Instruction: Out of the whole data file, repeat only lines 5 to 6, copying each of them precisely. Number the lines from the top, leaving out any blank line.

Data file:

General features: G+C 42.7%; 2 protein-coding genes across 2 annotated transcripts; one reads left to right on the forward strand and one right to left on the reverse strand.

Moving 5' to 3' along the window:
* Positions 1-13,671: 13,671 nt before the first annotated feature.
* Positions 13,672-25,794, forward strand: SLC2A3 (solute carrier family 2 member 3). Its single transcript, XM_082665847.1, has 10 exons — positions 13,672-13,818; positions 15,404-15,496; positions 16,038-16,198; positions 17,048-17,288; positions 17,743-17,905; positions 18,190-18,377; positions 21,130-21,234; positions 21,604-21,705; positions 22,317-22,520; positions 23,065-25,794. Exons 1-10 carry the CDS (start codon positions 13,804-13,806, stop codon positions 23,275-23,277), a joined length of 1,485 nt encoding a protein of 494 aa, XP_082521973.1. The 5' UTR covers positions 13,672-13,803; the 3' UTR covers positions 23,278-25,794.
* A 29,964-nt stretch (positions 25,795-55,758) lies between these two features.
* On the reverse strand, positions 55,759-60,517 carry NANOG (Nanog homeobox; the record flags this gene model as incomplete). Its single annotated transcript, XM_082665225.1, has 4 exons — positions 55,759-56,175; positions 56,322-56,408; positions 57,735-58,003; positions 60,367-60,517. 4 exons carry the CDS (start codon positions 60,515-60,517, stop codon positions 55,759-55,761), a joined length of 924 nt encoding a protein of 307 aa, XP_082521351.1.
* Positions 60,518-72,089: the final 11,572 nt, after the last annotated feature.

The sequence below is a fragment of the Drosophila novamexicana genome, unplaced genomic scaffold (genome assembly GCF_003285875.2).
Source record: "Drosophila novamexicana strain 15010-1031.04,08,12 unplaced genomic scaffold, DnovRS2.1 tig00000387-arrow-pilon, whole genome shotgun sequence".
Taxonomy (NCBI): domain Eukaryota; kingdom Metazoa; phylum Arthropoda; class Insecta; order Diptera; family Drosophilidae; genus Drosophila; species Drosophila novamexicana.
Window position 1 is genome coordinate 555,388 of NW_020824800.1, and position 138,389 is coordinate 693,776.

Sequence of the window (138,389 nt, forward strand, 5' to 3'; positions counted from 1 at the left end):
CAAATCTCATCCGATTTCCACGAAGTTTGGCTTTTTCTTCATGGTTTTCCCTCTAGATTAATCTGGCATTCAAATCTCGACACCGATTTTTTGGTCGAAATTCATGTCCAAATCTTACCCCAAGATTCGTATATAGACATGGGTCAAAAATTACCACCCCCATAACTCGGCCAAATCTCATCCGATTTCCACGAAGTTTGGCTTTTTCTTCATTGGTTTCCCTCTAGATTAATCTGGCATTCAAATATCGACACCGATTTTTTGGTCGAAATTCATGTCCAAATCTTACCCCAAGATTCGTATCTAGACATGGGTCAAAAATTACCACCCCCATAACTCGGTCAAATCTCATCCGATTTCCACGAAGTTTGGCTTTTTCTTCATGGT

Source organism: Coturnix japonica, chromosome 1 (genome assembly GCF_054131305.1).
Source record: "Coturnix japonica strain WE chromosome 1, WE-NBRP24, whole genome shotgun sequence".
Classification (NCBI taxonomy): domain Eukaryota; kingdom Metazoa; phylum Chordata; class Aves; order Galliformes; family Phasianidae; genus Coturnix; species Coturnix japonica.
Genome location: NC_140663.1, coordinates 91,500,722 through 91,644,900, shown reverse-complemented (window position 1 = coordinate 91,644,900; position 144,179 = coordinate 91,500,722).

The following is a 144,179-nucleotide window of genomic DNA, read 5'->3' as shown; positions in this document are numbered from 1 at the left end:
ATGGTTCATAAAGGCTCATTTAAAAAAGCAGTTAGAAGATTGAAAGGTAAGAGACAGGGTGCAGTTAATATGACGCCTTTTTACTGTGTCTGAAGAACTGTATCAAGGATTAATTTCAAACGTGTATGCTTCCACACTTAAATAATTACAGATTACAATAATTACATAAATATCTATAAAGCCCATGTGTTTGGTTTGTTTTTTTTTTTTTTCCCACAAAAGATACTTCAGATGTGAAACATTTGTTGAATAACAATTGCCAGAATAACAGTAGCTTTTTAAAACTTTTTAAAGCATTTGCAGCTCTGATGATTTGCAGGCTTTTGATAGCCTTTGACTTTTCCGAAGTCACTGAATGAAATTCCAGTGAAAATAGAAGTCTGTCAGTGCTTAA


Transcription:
* A 29,964-nt stretch (positions 25,795-55,758) lies between these two features.
* On the reverse strand, positions 55,759-60,517 carry NANOG (Nanog homeobox; the record flags this gene model as incomplete). Its single annotated transcript, XM_082665225.1, has 4 exons — positions 55,759-56,175; positions 56,322-56,408; positions 57,735-58,003; positions 60,367-60,517. 4 exons carry the CDS (start codon positions 60,515-60,517, stop codon positions 55,759-55,761), a joined length of 924 nt encoding a protein of 307 aa, XP_082521351.1.